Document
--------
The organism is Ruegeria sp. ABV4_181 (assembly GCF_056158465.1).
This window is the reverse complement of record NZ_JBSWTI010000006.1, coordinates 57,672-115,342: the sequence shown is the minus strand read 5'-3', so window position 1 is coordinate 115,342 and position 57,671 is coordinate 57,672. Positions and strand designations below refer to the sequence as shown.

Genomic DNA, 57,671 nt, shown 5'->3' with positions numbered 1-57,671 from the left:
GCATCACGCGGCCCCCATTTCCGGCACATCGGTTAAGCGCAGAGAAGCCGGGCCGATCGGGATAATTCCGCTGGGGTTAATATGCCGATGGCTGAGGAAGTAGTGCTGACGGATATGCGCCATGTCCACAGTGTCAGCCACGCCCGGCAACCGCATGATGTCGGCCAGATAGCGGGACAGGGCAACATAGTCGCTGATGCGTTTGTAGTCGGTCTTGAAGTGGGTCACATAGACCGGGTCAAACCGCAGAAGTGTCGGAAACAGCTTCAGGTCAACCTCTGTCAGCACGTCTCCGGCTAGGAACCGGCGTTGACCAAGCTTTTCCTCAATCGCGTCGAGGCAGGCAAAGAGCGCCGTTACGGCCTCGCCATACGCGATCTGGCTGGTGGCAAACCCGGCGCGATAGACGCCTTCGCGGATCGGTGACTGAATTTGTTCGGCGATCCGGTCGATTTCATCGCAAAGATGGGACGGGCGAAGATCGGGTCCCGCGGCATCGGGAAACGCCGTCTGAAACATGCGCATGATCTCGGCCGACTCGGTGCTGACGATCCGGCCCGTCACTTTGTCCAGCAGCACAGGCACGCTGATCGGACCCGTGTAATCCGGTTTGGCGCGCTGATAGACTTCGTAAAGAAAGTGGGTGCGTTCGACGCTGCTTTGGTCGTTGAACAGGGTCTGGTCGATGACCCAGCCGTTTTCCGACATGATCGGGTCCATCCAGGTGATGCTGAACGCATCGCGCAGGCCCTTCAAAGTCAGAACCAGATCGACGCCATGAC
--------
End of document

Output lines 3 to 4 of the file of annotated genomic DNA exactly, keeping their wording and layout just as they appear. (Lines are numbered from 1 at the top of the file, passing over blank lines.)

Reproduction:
Genomic DNA, 57,671 nt, shown 5'->3' with positions numbered 1-57,671 from the left:
GCATCACGCGGCCCCCATTTCCGGCACATCGGTTAAGCGCAGAGAAGCCGGGCCGATCGGGATAATTCCGCTGGGGTTAATATGCCGATGGCTGAGGAAGTAGTGCTGACGGATATGCGCCATGTCCACAGTGTCAGCCACGCCCGGCAACCGCATGATGTCGGCCAGATAGCGGGACAGGGCAACATAGTCGCTGATGCGTTTGTAGTCGGTCTTGAAGTGGGTCACATAGACCGGGTCAAACCGCAGAAGTGTCGGAAACAGCTTCAGGTCAACCTCTGTCAGCACGTCTCCGGCTAGGAACCGGCGTTGACCAAGCTTTTCCTCAATCGCGTCGAGGCAGGCAAAGAGCGCCGTTACGGCCTCGCCATACGCGATCTGGCTGGTGGCAAACCCGGCGCGATAGACGCCTTCGCGGATCGGTGACTGAATTTGTTCGGCGATCCGGTCGATTTCATCGCAAAGATGGGACGGGCGAAGATCGGGTCCCGCGGCATCGGGAAACGCCGTCTGAAACATGCGCATGATCTCGGCCGACTCGGTGCTGACGATCCGGCCCGTCACTTTGTCCAGCAGCACAGGCACGCTGATCGGACCCGTGTAATCCGGTTTGGCGCGCTGATAGACTTCGTAAAGAAAGTGGGTGCGTTCGACGCTGCTTTGGTCGTTGAACAGGGTCTGGTCGATGACCCAGCCGTTTTCCGACATGATCGGGTCCATCCAGGTGATGCTGAACGCATCGCGCAGGCCCTTCAAAGTCAGAACCAGATCGACGCCATGAC